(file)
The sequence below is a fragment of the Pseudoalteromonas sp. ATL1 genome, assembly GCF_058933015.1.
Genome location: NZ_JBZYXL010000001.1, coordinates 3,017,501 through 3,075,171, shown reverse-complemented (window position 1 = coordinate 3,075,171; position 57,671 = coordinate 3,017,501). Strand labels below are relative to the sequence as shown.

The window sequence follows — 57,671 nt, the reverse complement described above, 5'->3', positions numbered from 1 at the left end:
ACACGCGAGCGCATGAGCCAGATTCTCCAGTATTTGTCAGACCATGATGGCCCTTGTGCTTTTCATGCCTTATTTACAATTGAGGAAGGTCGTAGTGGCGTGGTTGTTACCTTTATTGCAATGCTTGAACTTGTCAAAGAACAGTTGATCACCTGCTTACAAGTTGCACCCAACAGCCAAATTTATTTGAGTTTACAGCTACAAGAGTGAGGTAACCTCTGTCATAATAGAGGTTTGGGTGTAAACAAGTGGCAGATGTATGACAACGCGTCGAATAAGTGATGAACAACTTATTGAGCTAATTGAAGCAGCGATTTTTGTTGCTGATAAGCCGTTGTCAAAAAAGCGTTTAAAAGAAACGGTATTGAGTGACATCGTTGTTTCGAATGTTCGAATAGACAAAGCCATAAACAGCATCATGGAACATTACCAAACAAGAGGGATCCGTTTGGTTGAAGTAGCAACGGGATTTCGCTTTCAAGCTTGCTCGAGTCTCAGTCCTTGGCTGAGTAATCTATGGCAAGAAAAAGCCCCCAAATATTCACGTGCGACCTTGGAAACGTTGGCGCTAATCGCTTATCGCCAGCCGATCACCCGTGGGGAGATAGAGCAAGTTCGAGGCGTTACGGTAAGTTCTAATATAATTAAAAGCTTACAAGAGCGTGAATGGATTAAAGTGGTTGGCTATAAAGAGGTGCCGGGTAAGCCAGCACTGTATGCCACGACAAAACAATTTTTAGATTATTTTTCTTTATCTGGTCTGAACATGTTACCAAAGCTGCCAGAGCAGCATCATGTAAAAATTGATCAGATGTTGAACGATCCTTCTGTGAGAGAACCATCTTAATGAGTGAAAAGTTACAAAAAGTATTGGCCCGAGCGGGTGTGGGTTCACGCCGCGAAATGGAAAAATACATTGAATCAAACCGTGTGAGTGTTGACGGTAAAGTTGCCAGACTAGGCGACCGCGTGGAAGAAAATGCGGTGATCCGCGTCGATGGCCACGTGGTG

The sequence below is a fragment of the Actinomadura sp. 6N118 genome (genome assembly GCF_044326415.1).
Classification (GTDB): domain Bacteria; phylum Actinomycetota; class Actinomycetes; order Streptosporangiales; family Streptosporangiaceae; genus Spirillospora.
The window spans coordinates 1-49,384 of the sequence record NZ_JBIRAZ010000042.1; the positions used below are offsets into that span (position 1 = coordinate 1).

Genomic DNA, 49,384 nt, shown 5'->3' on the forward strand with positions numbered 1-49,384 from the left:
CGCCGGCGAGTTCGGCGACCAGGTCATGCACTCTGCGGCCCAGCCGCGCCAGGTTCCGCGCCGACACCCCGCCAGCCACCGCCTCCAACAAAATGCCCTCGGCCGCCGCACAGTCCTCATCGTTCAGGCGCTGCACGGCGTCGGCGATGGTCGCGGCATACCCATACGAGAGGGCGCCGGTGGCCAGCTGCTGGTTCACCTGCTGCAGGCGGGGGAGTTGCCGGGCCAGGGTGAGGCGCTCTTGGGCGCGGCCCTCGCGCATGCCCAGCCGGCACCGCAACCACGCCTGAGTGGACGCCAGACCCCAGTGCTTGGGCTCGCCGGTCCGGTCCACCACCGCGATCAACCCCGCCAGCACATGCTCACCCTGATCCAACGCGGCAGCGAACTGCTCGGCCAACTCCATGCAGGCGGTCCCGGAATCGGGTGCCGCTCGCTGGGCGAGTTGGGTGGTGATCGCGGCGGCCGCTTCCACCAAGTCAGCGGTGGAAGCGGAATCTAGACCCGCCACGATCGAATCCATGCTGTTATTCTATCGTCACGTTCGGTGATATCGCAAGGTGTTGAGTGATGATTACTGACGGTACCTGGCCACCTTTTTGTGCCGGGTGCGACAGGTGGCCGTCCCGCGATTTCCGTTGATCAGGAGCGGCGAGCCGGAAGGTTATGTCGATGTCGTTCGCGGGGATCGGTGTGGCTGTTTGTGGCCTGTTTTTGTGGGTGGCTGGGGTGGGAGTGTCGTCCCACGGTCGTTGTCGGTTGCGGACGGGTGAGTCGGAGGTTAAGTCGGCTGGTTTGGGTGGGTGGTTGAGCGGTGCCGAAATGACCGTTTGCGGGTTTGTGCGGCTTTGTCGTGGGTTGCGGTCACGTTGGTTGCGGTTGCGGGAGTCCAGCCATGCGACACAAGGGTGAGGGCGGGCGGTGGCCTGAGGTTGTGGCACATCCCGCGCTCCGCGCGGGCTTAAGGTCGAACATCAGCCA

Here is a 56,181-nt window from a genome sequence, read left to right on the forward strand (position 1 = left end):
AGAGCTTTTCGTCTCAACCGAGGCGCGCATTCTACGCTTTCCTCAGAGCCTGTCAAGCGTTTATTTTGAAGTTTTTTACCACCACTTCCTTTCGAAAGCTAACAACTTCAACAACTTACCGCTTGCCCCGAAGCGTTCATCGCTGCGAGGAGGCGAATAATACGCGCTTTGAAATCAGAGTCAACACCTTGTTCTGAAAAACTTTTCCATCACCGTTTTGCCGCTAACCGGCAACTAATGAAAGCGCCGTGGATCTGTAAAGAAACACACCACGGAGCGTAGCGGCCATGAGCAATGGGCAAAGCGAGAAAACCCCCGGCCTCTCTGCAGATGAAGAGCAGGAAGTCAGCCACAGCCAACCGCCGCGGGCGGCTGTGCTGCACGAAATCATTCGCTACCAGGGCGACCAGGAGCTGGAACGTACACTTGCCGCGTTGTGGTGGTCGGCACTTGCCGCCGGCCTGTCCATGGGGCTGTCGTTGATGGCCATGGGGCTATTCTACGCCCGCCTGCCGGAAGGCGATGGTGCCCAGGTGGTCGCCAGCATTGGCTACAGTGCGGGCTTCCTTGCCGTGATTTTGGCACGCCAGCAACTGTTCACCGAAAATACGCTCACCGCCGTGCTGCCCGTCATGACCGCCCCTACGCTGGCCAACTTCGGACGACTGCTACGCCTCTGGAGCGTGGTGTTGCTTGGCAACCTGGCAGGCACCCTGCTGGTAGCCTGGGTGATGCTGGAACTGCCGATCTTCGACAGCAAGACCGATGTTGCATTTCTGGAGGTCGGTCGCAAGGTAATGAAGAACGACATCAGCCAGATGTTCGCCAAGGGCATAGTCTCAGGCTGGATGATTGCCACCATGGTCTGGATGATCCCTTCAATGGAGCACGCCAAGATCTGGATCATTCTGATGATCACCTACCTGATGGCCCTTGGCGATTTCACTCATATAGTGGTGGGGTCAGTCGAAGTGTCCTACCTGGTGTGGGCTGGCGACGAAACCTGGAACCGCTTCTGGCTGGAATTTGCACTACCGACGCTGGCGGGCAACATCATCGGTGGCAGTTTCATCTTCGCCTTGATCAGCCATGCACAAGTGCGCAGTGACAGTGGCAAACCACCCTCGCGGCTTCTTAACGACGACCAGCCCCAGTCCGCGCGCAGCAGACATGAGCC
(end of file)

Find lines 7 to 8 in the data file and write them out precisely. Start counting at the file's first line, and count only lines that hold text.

The window spans coordinates 1-49,384 of the sequence record NZ_JBIRAZ010000042.1; the positions used below are offsets into that span (position 1 = coordinate 1).

Genomic DNA, 49,384 nt, shown 5'->3' on the forward strand with positions numbered 1-49,384 from the left: